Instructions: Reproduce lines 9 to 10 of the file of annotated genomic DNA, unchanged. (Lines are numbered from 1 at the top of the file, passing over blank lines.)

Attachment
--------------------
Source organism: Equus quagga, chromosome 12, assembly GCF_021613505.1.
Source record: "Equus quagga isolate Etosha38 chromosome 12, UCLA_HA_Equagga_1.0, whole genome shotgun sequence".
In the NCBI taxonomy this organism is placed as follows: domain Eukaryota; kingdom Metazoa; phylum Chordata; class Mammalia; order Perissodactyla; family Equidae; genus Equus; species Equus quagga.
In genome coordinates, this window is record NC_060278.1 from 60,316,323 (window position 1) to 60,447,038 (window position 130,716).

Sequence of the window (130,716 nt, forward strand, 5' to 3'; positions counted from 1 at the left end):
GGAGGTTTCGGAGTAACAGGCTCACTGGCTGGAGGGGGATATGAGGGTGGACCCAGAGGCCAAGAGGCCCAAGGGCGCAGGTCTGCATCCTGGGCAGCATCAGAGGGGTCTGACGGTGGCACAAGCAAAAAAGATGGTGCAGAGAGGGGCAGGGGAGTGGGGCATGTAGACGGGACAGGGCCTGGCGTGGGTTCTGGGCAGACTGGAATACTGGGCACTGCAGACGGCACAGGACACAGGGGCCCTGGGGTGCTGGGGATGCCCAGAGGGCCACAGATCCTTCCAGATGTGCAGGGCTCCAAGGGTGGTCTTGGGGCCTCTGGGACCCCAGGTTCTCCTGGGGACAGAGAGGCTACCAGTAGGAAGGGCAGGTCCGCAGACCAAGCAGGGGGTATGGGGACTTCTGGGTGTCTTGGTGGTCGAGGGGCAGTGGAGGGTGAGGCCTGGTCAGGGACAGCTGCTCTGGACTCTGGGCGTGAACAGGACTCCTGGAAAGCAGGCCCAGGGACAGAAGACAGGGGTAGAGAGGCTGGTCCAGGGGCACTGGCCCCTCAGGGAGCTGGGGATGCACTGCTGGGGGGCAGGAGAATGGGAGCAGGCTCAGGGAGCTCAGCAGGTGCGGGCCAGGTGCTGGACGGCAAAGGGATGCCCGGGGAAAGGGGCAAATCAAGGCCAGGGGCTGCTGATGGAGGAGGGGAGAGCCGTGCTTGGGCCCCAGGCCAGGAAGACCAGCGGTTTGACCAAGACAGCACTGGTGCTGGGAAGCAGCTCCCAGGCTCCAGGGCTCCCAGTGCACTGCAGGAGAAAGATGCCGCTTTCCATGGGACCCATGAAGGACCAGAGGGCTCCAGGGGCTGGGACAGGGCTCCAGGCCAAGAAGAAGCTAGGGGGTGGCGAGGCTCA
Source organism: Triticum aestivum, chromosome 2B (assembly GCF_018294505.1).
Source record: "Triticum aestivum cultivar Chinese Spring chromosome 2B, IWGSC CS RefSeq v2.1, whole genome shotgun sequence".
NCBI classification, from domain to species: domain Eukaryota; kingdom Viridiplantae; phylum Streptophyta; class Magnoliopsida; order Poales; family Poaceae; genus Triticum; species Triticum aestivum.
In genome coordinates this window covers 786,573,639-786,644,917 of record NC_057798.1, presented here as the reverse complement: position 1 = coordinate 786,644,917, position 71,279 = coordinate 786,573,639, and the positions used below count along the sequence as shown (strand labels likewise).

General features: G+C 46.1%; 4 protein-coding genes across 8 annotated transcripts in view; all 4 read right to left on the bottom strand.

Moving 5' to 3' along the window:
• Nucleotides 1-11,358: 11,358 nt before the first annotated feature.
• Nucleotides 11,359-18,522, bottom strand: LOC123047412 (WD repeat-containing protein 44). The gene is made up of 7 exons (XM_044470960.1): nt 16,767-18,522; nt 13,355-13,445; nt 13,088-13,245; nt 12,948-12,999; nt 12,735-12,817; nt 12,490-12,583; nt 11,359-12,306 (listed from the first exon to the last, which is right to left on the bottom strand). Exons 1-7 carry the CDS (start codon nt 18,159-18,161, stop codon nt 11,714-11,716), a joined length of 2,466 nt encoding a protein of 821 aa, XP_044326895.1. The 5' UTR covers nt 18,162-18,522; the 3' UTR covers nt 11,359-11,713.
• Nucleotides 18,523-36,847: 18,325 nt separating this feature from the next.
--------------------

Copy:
NCBI classification, from domain to species: domain Eukaryota; kingdom Viridiplantae; phylum Streptophyta; class Magnoliopsida; order Poales; family Poaceae; genus Triticum; species Triticum aestivum.
In genome coordinates this window covers 786,573,639-786,644,917 of record NC_057798.1, presented here as the reverse complement: position 1 = coordinate 786,644,917, position 71,279 = coordinate 786,573,639, and the positions used below count along the sequence as shown (strand labels likewise).